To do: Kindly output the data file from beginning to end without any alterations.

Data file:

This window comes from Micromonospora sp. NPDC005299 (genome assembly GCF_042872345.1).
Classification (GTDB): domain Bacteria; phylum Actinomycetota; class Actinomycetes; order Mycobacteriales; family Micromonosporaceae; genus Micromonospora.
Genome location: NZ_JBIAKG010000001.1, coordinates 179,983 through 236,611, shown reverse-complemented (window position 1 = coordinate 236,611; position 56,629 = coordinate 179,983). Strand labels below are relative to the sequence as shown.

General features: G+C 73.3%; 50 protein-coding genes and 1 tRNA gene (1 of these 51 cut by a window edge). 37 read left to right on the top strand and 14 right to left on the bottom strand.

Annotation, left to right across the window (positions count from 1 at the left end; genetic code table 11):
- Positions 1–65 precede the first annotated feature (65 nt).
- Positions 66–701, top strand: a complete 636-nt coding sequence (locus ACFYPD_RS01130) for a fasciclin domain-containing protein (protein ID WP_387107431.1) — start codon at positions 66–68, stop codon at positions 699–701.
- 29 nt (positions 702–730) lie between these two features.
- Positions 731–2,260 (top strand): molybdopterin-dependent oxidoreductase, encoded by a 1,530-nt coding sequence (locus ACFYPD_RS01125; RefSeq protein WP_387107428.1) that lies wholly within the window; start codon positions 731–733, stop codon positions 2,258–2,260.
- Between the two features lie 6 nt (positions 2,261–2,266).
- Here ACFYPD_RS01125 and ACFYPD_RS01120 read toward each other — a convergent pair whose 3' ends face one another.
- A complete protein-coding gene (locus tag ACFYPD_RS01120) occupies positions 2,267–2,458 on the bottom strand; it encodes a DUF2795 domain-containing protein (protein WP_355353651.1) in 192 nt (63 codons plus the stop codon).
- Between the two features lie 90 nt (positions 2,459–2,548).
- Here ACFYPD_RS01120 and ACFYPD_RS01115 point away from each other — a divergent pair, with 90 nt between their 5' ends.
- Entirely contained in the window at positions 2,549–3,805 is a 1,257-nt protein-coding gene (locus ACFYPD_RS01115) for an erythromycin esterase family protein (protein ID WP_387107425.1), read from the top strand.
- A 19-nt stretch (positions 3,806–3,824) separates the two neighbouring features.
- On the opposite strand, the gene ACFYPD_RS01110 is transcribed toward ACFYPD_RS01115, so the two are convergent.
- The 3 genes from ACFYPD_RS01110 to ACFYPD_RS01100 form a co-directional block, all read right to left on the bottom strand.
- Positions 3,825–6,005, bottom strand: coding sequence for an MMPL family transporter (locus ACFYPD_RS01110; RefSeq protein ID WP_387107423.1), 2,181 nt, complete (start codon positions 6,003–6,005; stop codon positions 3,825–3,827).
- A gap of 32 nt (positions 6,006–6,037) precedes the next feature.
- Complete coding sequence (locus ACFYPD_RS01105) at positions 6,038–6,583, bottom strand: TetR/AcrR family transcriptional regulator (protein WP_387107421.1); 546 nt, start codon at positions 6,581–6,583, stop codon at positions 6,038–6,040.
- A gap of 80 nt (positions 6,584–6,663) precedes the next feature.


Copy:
This window comes from Micromonospora sp. NPDC005299 (genome assembly GCF_042872345.1).
Classification (GTDB): domain Bacteria; phylum Actinomycetota; class Actinomycetes; order Mycobacteriales; family Micromonosporaceae; genus Micromonospora.
Genome location: NZ_JBIAKG010000001.1, coordinates 179,983 through 236,611, shown reverse-complemented (window position 1 = coordinate 236,611; position 56,629 = coordinate 179,983). Strand labels below are relative to the sequence as shown.

General features: G+C 73.3%; 50 protein-coding genes and 1 tRNA gene (1 of these 51 cut by a window edge). 37 read left to right on the top strand and 14 right to left on the bottom strand.

Annotation, left to right across the window (positions count from 1 at the left end; genetic code table 11):
- Positions 1–65 precede the first annotated feature (65 nt).
- Positions 66–701, top strand: a complete 636-nt coding sequence (locus ACFYPD_RS01130) for a fasciclin domain-containing protein (protein ID WP_387107431.1) — start codon at positions 66–68, stop codon at positions 699–701.
- 29 nt (positions 702–730) lie between these two features.
- Positions 731–2,260 (top strand): molybdopterin-dependent oxidoreductase, encoded by a 1,530-nt coding sequence (locus ACFYPD_RS01125; RefSeq protein WP_387107428.1) that lies wholly within the window; start codon positions 731–733, stop codon positions 2,258–2,260.
- Between the two features lie 6 nt (positions 2,261–2,266).
- Here ACFYPD_RS01125 and ACFYPD_RS01120 read toward each other — a convergent pair whose 3' ends face one another.
- A complete protein-coding gene (locus tag ACFYPD_RS01120) occupies positions 2,267–2,458 on the bottom strand; it encodes a DUF2795 domain-containing protein (protein WP_355353651.1) in 192 nt (63 codons plus the stop codon).
- Between the two features lie 90 nt (positions 2,459–2,548).
- Here ACFYPD_RS01120 and ACFYPD_RS01115 point away from each other — a divergent pair, with 90 nt between their 5' ends.
- Entirely contained in the window at positions 2,549–3,805 is a 1,257-nt protein-coding gene (locus ACFYPD_RS01115) for an erythromycin esterase family protein (protein ID WP_387107425.1), read from the top strand.
- A 19-nt stretch (positions 3,806–3,824) separates the two neighbouring features.
- On the opposite strand, the gene ACFYPD_RS01110 is transcribed toward ACFYPD_RS01115, so the two are convergent.
- The 3 genes from ACFYPD_RS01110 to ACFYPD_RS01100 form a co-directional block, all read right to left on the bottom strand.
- Positions 3,825–6,005, bottom strand: coding sequence for an MMPL family transporter (locus ACFYPD_RS01110; RefSeq protein ID WP_387107423.1), 2,181 nt, complete (start codon positions 6,003–6,005; stop codon positions 3,825–3,827).
- A gap of 32 nt (positions 6,006–6,037) precedes the next feature.
- Complete coding sequence (locus ACFYPD_RS01105) at positions 6,038–6,583, bottom strand: TetR/AcrR family transcriptional regulator (protein WP_387107421.1); 546 nt, start codon at positions 6,581–6,583, stop codon at positions 6,038–6,040.
- A gap of 80 nt (positions 6,584–6,663) precedes the next feature.